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An extensive effort is under way to revise the SAE Engine Oil Viscosity Classification System to reflect user needs more realistically. To understand how the present system evolved, the history of the classification is traced, from the original version first published in 1911 to the present 1976 version. Reasons for both high- and low-temperature viscosity grades, multigrading, and footnotes to the viscosity table are discussed, as well as other classification systems which have been discarded over the years.
A critical assessment of the present classification is made from opinions offered at an SAE Open Forum last year. It is pointed out that the system has become quite complicated with four low-temperature and four high-temperature grades, five footnotes, and an appendix. Moreover, the high-temperature viscosity grades are based on an unrealistically low temperature of 98.9°C (210°F) and an unrealistically low-shear (kinematic) viscosity compared with engine operating conditions.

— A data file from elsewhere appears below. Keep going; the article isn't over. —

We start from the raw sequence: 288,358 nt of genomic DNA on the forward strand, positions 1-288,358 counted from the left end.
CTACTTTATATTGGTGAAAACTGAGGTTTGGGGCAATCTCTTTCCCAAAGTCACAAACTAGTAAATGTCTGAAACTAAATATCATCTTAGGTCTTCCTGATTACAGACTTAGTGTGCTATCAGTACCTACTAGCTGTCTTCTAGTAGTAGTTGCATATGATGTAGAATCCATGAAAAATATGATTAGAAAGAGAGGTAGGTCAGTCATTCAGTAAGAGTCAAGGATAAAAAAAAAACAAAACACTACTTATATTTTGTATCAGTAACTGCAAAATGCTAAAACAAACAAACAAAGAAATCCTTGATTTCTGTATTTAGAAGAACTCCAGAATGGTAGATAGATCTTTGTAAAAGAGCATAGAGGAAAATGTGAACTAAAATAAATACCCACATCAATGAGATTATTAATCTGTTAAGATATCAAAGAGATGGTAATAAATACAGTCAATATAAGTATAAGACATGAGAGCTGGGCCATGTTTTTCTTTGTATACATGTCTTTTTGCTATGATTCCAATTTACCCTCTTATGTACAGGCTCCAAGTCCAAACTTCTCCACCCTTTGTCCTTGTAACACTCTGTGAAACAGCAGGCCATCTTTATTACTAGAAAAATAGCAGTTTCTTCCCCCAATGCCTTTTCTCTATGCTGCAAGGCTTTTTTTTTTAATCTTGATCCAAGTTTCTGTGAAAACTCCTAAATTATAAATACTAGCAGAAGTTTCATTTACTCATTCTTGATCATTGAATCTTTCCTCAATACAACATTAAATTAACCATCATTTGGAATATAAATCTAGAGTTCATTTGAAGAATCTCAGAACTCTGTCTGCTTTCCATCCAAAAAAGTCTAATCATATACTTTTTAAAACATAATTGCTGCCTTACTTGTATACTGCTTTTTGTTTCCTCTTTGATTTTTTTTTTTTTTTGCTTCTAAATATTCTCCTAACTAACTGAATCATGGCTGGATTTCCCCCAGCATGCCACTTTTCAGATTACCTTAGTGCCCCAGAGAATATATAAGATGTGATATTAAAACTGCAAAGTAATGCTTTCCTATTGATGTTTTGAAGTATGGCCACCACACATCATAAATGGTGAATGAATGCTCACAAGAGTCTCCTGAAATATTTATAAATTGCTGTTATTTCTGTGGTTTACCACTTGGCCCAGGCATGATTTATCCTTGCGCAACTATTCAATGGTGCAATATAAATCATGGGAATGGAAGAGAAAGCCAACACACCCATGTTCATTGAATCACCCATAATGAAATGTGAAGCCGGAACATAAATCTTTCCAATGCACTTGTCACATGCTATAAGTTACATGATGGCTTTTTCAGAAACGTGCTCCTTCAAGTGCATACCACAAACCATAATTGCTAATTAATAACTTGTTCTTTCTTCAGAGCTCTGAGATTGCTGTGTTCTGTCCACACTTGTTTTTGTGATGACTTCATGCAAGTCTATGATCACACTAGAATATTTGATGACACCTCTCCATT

Several suggestions for improving the system are offered, although no one particular approach is advocated. It is concluded that to adequately reflect the effects of oil viscosity on engine performance in the field, the classification system must be revised to include a measure of low-temperature oil fluidity and a high-temperature, high-shear measure of viscosity which correlates with engine performance — a measure which has not yet been developed.
Research Labs, General Motors Corp.,